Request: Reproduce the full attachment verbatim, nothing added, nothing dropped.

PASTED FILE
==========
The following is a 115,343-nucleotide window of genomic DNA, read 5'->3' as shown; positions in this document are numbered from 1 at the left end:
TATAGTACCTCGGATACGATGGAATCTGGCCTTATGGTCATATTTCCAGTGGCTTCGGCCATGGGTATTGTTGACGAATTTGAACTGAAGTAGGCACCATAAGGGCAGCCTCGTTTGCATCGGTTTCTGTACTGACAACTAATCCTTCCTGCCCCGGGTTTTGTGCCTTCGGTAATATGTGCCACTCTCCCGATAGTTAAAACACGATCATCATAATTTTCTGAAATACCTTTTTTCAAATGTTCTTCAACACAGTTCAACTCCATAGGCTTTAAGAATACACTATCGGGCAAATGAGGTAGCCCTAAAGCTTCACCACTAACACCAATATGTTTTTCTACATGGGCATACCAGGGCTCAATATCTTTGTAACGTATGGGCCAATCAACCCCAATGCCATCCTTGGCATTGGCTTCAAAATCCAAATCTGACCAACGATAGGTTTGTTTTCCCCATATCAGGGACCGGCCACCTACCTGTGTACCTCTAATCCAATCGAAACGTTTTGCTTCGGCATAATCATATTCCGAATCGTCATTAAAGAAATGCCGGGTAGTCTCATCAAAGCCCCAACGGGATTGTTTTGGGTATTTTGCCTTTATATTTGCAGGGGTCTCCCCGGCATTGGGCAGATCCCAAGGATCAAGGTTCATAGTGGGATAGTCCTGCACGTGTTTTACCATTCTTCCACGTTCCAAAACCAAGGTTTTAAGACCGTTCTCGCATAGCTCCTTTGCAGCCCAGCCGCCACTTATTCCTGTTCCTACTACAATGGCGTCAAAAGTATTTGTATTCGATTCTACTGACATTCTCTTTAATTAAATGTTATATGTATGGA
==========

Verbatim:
The following is a 115,343-nucleotide window of genomic DNA, read 5'->3' as shown; positions in this document are numbered from 1 at the left end:
TATAGTACCTCGGATACGATGGAATCTGGCCTTATGGTCATATTTCCAGTGGCTTCGGCCATGGGTATTGTTGACGAATTTGAACTGAAGTAGGCACCATAAGGGCAGCCTCGTTTGCATCGGTTTCTGTACTGACAACTAATCCTTCCTGCCCCGGGTTTTGTGCCTTCGGTAATATGTGCCACTCTCCCGATAGTTAAAACACGATCATCATAATTTTCTGAAATACCTTTTTTCAAATGTTCTTCAACACAGTTCAACTCCATAGGCTTTAAGAATACACTATCGGGCAAATGAGGTAGCCCTAAAGCTTCACCACTAACACCAATATGTTTTTCTACATGGGCATACCAGGGCTCAATATCTTTGTAACGTATGGGCCAATCAACCCCAATGCCATCCTTGGCATTGGCTTCAAAATCCAAATCTGACCAACGATAGGTTTGTTTTCCCCATATCAGGGACCGGCCACCTACCTGTGTACCTCTAATCCAATCGAAACGTTTTGCTTCGGCATAATCATATTCCGAATCGTCATTAAAGAAATGCCGGGTAGTCTCATCAAAGCCCCAACGGGATTGTTTTGGGTATTTTGCCTTTATATTTGCAGGGGTCTCCCCGGCATTGGGCAGATCCCAAGGATCAAGGTTCATAGTGGGATAGTCCTGCACGTGTTTTACCATTCTTCCACGTTCCAAAACCAAGGTTTTAAGACCGTTCTCGCATAGCTCCTTTGCAGCCCAGCCGCCACTTATTCCTGTTCCTACTACAATGGCGTCAAAAGTATTTGTATTCGATTCTACTGACATTCTCTTTAATTAAATGTTATATGTATGGA